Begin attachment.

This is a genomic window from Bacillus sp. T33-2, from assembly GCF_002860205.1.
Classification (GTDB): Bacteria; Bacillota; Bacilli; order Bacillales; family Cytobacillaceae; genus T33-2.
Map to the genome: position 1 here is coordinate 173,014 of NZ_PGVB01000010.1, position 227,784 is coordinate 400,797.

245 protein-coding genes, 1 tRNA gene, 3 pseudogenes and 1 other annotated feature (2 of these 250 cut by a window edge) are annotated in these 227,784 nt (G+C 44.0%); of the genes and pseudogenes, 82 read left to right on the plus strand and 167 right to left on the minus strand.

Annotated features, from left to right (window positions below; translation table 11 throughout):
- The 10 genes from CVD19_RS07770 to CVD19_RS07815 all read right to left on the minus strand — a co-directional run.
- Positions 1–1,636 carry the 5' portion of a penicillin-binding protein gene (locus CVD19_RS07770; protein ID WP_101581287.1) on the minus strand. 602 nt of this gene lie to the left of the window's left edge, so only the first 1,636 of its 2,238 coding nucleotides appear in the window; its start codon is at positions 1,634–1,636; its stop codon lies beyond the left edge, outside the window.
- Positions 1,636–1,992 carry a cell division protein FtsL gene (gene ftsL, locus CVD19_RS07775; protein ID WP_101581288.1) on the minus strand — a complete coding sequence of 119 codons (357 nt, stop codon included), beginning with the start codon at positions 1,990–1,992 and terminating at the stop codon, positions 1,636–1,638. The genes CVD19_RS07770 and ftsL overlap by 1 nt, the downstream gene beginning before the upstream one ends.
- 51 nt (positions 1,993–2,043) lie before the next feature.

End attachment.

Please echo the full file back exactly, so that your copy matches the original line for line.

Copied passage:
This is a genomic window from Bacillus sp. T33-2, from assembly GCF_002860205.1.
Classification (GTDB): Bacteria; Bacillota; Bacilli; order Bacillales; family Cytobacillaceae; genus T33-2.
Map to the genome: position 1 here is coordinate 173,014 of NZ_PGVB01000010.1, position 227,784 is coordinate 400,797.

245 protein-coding genes, 1 tRNA gene, 3 pseudogenes and 1 other annotated feature (2 of these 250 cut by a window edge) are annotated in these 227,784 nt (G+C 44.0%); of the genes and pseudogenes, 82 read left to right on the plus strand and 167 right to left on the minus strand.

Annotated features, from left to right (window positions below; translation table 11 throughout):
- The 10 genes from CVD19_RS07770 to CVD19_RS07815 all read right to left on the minus strand — a co-directional run.
- Positions 1–1,636 carry the 5' portion of a penicillin-binding protein gene (locus CVD19_RS07770; protein ID WP_101581287.1) on the minus strand. 602 nt of this gene lie to the left of the window's left edge, so only the first 1,636 of its 2,238 coding nucleotides appear in the window; its start codon is at positions 1,634–1,636; its stop codon lies beyond the left edge, outside the window.
- Positions 1,636–1,992 carry a cell division protein FtsL gene (gene ftsL, locus CVD19_RS07775; protein ID WP_101581288.1) on the minus strand — a complete coding sequence of 119 codons (357 nt, stop codon included), beginning with the start codon at positions 1,990–1,992 and terminating at the stop codon, positions 1,636–1,638. The genes CVD19_RS07770 and ftsL overlap by 1 nt, the downstream gene beginning before the upstream one ends.
- 51 nt (positions 1,993–2,043) lie before the next feature.